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" I may be positive in, that the power of abstracting is not at all in them, and that the having of general ideas is that which puts a perfect distinction between man and brutes, and is an excellency which the faculties of brutes do by no means attain to. "
Natural history sketches among the carnivora: wild and domesticated - Page 196
by Arthur Nicols - 1885
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Works, Volume 1

John Locke - 1722
...that way to any degree; this, I think, I may be pbfitive in, that the1 Jtntf netpower of Abftra&ing is not at all in them; and that the having of general Ideas, is that which pats a perfeft diftinition betwixt Man and Brutes, and is an ExYeL f. I i cellency Idiots and Madmen,...
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Disquisitions Relating to Matter and Spirit: To which is Added the History ...

Joseph Priestley - 1777 - 356 pages
..."This, I think, I may " be pofitive in, that the power of abjiraSlion ""is not at all in them, arid that the having ** of general ideas is that which puts a perfect " diftinftion between men and brutes. For " it is evident we obferve no footfteps in'' " them of making...
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Disquisitions Relating to Matter and Spirit, Volume 1

Joseph Priestley - 1782
...that of Mr. Locke, who fays, " This, I think, I may " be pofitive in, that the power of abjtraStlon " is not at all in them, and that the having " of general ideas is that which puts a perfect " diftinction between men and brutes. For " it is evident, we obferve no footfteps in " them of...
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An Essay Concerning Human Understanding, Volume 1

John Locke - 1796 - 459 pages
...compound and enlarge their ideas ftradTnot." that way to any degree; this, I think, I may be poiitive in, that the power of abstracting is not at all in...having of general ideas, is that which puts a perfect diftin&ion betwixt man and brutes, and is an excellency which the faculties of brutes do by no means...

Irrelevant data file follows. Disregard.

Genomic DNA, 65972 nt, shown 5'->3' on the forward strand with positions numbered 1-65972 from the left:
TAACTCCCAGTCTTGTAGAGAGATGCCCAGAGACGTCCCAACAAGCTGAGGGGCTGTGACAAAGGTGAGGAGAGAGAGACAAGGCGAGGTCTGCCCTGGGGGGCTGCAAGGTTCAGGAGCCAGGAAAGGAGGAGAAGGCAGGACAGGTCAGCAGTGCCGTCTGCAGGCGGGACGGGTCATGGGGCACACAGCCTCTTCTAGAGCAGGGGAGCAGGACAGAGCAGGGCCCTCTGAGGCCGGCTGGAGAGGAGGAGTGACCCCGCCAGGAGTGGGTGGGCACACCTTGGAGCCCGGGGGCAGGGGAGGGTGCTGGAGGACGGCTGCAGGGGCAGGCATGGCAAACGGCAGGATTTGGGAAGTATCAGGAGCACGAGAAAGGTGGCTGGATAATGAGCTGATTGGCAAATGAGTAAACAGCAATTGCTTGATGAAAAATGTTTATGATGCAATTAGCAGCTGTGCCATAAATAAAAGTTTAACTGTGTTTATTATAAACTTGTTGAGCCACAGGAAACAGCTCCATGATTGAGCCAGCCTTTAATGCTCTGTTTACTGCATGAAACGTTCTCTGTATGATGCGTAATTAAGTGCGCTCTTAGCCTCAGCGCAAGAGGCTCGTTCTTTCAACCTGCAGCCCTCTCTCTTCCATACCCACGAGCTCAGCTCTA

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An Essay Concerning Human Understanding: With Thoughts on the ..., Volumes 1-3

John Locke - 1801 - 308 pages
...their ideas that way to any degree ; this I think I may be pofitivc in, that the power of abJlraEling is not at all in them; and that the having of general ideas, is that which puts a perfect diftinction betwixt man and brutes, and is an excellency which the faculty of brutes do by no means...
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An Essay Concerning Human Understanding; with Thoughts on the ..., Volume 1

John Locke - 1801 - 308 pages
...their ideas that way to any degree ; this I think I may be pofitive in, that the power of abftracling is not at all in them ; and that the having of general ideas, is that which pats a perfect diftinction betwixt man and brutes, and is an excellency which the faculty of brutes...
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An Essay Concerning Human Understanding: With Thoughts on the Conduct of ...

John Locke - 1801 - 308 pages
...their ideas that way to any degree ; this I think I may be pofitive in, that the power of abJlraStjng is not at all in them ; and that the having of general ideal, is that which puts a perfect diftinc~t,ion betwixt man and brutes, and is an excellency which...
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An essay concerning human understanding. Also extr. from the author's works ...

John Locke - 1815
...made. If it may be doubted, whether beasts compound and enlarge their ideas that way to any degree; this, I think, I may be positive in, that the power...ideas, is that which puts a perfect distinction betwixt roan and brutes, and is an excellency which the faculties of brutes do by no means attain to. For it...
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British Encyclopedia: Or, Dictionary of Arts and Sciences ..., Volume 2

William Nicholson - 1819
...that the souls of brutes are wholly material ; that they do not possess the power of abstraction ; and that the having of general ideas is that which puts a perfect distinction between men and brutes. Accordingly he supposes that they have no use of words, or nny general signs,...
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American Edition of the British Encyclopedia: Or, Dictionary of ..., Volume 2

William Nicholson - 1819
...that the souls of brutes are wholly material ; that they do not possess the power of abstraction ; and that the having of general ideas is that which puts a perfect distinction between men and brutes. Accordingly he supposes that they have no use of words, or any general signs,...
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